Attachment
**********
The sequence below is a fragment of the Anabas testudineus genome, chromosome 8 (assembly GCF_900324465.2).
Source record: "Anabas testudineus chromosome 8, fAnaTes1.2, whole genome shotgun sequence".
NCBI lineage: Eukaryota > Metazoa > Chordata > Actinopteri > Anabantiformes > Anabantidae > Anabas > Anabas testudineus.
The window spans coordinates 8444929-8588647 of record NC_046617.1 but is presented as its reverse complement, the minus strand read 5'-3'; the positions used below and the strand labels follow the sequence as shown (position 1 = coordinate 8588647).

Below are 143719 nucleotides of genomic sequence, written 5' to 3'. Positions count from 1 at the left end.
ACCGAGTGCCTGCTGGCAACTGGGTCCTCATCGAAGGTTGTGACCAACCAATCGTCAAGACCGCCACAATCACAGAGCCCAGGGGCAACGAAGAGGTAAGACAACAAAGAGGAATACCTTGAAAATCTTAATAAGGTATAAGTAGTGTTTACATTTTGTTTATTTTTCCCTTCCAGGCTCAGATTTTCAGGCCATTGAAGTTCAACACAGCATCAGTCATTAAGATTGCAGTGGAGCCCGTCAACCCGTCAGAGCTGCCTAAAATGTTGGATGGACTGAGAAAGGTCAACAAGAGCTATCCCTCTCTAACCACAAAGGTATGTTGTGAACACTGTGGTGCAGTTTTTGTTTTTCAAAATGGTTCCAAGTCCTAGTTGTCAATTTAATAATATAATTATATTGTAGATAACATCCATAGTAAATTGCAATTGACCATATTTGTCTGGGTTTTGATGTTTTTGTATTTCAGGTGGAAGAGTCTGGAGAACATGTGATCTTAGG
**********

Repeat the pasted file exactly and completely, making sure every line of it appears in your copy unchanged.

The sequence below is a fragment of the Anabas testudineus genome, chromosome 8 (assembly GCF_900324465.2).
Source record: "Anabas testudineus chromosome 8, fAnaTes1.2, whole genome shotgun sequence".
NCBI lineage: Eukaryota > Metazoa > Chordata > Actinopteri > Anabantiformes > Anabantidae > Anabas > Anabas testudineus.
The window spans coordinates 8444929-8588647 of record NC_046617.1 but is presented as its reverse complement, the minus strand read 5'-3'; the positions used below and the strand labels follow the sequence as shown (position 1 = coordinate 8588647).

Below are 143719 nucleotides of genomic sequence, written 5' to 3'. Positions count from 1 at the left end.
ACCGAGTGCCTGCTGGCAACTGGGTCCTCATCGAAGGTTGTGACCAACCAATCGTCAAGACCGCCACAATCACAGAGCCCAGGGGCAACGAAGAGGTAAGACAACAAAGAGGAATACCTTGAAAATCTTAATAAGGTATAAGTAGTGTTTACATTTTGTTTATTTTTCCCTTCCAGGCTCAGATTTTCAGGCCATTGAAGTTCAACACAGCATCAGTCATTAAGATTGCAGTGGAGCCCGTCAACCCGTCAGAGCTGCCTAAAATGTTGGATGGACTGAGAAAGGTCAACAAGAGCTATCCCTCTCTAACCACAAAGGTATGTTGTGAACACTGTGGTGCAGTTTTTGTTTTTCAAAATGGTTCCAAGTCCTAGTTGTCAATTTAATAATATAATTATATTGTAGATAACATCCATAGTAAATTGCAATTGACCATATTTGTCTGGGTTTTGATGTTTTTGTATTTCAGGTGGAAGAGTCTGGAGAACATGTGATCTTAGG